Many researchers have worked on group key in various views such as group key agreement, exchange, revocation, and multicast/broadcast. However, this paper only focuses on the group key application for sharing information among multiple users. In particular, SISS has a little different property from the general group key in that the security requirement of SISS is not backward secrecy (a joining member cannot know all the previous keys and information) but backward accessibility (a joining member can know all the previous keys and information). It is caused by the different application’s goal from other group key systems, which can enable current group members to share all their information securely. That is the reason why SISS is related to the research area of keyword search schemes for multiuser setting.

At first, we address the researches about ‘multiuser setting’. In [8], Park et. al firstly proposed privacy preserving keyword-based retrieval protocols for dynamic groups (multiuser setting) based on reversed hash key chain. In multiuser setting environments like companies and municipal offices, a server contains heterogeneous documents accessible by different groups or persons. A leaving member from a group should not have access to any documents of the group anymore, that is, forward secrecy. Because a newly joining member should perform the tasks of the group to which he belongs, all documents accessible to the group must be still available and he should be able to obtain all the group keys, that is, backward accessibility. They accomplished both security properties with reversed hash key chain. Thereafter, they made the formal definition for ‘backward accessibility’ firstly in [5], where they proposed two practical group search schemes in the respect of efficiency in cloud datacenter. As for the researches not based on reversed hash key chain, Wang et. al. [9] analyzed Park et. al’s scheme[8] on various views including security and efficiency. They achieved backward accessibility for multiple users with public key and Pallier’s cryptosystem instead of reversed hash key chain. The next year, Wang et. al proposed another scheme of keyword field-free conjunctive keyword searches on encrypted data in the dynamic group setting [10]. In [11], Li et al. suggested a new effective fuzzy keyword search in a multiuser system over encrypted cloud data. This system supports differential searching and privileges based on the techniques attribute-based encryption and Edit Distance.

In respect of key-updating and redistribution, there have been also many researches until now, because group key’s rekeying and redistribution to all group members are complicated and hard tasks. Generally, this research area is divided into four categories: a centralized distribution scheme, a distributed key agreement scheme, a hybrid group key management scheme, and a self-healing group key distribution scheme (SGKD). The significant point of centralized key distribution schemes [1220] is that a centralized key management center as a trusted party generates, updates, and distributes the group keys to all members. As to distributed key agreement schemes [2128], all group members participate in generation, rekeying, and redistribution of their group keys. Hybrid group key management schemes [2932] are about the best use of both schemes: a centralized distribution scheme and a distributed key agreement scheme. Lastly, a self-healing group key distribution scheme (SGKD) is for wireless networks including sensor networks [3350]. In this paper, we focus on SGKD schemes because SISS’s application includes both networks of wired and wireless and SISS has more relations with SGKD schemes than other schemes.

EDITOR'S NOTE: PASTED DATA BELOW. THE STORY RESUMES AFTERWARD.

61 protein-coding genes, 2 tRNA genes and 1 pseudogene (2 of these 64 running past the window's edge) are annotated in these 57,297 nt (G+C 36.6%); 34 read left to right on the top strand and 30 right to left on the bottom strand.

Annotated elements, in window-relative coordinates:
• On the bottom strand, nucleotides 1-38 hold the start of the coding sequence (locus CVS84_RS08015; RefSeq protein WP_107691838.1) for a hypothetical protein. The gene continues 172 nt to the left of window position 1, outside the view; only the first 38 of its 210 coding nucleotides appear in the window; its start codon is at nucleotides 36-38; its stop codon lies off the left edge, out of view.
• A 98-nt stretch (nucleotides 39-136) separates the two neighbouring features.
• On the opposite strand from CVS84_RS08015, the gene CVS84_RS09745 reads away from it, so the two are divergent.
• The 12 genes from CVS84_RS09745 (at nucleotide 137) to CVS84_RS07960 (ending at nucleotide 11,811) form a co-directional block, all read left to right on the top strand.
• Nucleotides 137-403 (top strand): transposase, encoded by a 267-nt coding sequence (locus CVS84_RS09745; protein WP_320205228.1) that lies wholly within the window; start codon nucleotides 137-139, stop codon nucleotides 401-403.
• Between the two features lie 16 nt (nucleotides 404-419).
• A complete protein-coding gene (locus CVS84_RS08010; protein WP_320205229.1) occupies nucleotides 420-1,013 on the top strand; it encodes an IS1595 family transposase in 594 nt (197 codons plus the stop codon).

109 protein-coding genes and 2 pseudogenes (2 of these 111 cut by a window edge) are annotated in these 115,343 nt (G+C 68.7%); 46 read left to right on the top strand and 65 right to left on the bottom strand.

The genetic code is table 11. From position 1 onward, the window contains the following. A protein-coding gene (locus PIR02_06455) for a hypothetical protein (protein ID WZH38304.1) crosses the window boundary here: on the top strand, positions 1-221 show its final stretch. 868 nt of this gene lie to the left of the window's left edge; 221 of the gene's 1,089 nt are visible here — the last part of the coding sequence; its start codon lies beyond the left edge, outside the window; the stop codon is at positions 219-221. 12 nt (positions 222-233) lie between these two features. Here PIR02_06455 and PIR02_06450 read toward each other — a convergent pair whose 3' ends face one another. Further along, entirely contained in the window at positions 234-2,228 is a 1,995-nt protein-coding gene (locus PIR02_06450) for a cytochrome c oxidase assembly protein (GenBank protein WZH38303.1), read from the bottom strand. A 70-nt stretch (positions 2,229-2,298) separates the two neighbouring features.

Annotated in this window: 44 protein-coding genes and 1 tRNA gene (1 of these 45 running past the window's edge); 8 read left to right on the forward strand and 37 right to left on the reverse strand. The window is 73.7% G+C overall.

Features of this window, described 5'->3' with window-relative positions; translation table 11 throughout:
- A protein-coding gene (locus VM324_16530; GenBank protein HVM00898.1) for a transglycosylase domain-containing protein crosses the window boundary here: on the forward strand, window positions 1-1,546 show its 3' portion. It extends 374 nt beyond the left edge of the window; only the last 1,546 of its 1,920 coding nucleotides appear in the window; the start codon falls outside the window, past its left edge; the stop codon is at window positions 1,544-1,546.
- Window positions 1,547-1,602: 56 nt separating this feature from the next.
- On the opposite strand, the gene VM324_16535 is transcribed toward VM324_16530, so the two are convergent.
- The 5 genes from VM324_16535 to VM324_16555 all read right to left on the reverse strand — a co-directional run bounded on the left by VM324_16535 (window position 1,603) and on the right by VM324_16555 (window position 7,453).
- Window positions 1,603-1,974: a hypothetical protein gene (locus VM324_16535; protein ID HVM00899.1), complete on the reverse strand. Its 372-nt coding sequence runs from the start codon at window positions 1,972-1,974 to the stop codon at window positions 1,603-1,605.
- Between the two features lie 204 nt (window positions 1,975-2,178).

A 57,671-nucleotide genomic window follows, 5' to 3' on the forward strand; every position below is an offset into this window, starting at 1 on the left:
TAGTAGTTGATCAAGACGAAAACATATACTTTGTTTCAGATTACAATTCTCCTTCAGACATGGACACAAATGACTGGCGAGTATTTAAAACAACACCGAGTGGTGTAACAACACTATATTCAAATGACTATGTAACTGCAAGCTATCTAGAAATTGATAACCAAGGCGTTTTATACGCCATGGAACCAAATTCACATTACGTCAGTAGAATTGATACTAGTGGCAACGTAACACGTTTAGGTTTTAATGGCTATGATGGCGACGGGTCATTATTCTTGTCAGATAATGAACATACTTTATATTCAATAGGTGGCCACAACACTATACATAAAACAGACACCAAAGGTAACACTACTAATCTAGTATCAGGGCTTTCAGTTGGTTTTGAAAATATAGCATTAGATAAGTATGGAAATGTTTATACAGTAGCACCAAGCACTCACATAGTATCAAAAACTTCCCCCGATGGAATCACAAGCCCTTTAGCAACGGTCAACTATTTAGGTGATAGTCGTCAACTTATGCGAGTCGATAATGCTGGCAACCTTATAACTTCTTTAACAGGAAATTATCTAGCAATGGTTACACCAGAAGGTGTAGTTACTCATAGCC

The main point of self-healing schemes is that group members can recover the missing session keys without retransmission of the missing messages from the GM (group manager). A SGKD scheme is largely divided into four categories again: polynomial based SGKD (P-SGKD) schemes [3337], vector space secret sharing based SGKD schemes [3841], bilinear pairings based SGKD schemes [42, 43], and exponential arithmetic based SGKD (E-SGKD) schemes [4451]. P-SGKD and vector space secret sharing based SGKD schemes are generally known as “not efficient”. A polynomial secret sharing scheme is the most common technique, where two types of polynomials are constructed: the revocation polynomial and the access polynomial. In [44], Rams et al. pointed out that almost all of the polynomial based SGKD schemes can be converted to E-SGKD schemes. P-SGKD schemes can be divided into two types based on using Lagrange Interpolation or not. In [33, 4547] E-SGKD schemes are constructed from P-SGKD schemes with Lagrange Interpolation. The other P-SGKD schemes without Lagrange Interpolation can be classified into two types again based on using hash chains or not. Scheme 3 in [48] and Scheme 2 in [49] are E-SGKD schemes transformed from revocation polynomial based P-SGKD schemes without hash chains. In [50], Gou et. al first proposed E-SGKD scheme with high efficiency and backward secrecy by combining dual chains: a traditional hash chain and a key chain.

2.2. Entities and Application Scenario

SISS has three parties: users, SM (security manager), and SISS server. SM (security manager) is a kind of a client, which is granted a special role of a security manager. SM is assumed as a TTP (trusted third party) and it is located in front of the SISS server. SM controls group key and key-related information, all sensitive information, and all other events with powerful computational and storage abilities. Figure 1 shows the system configuration of SISS.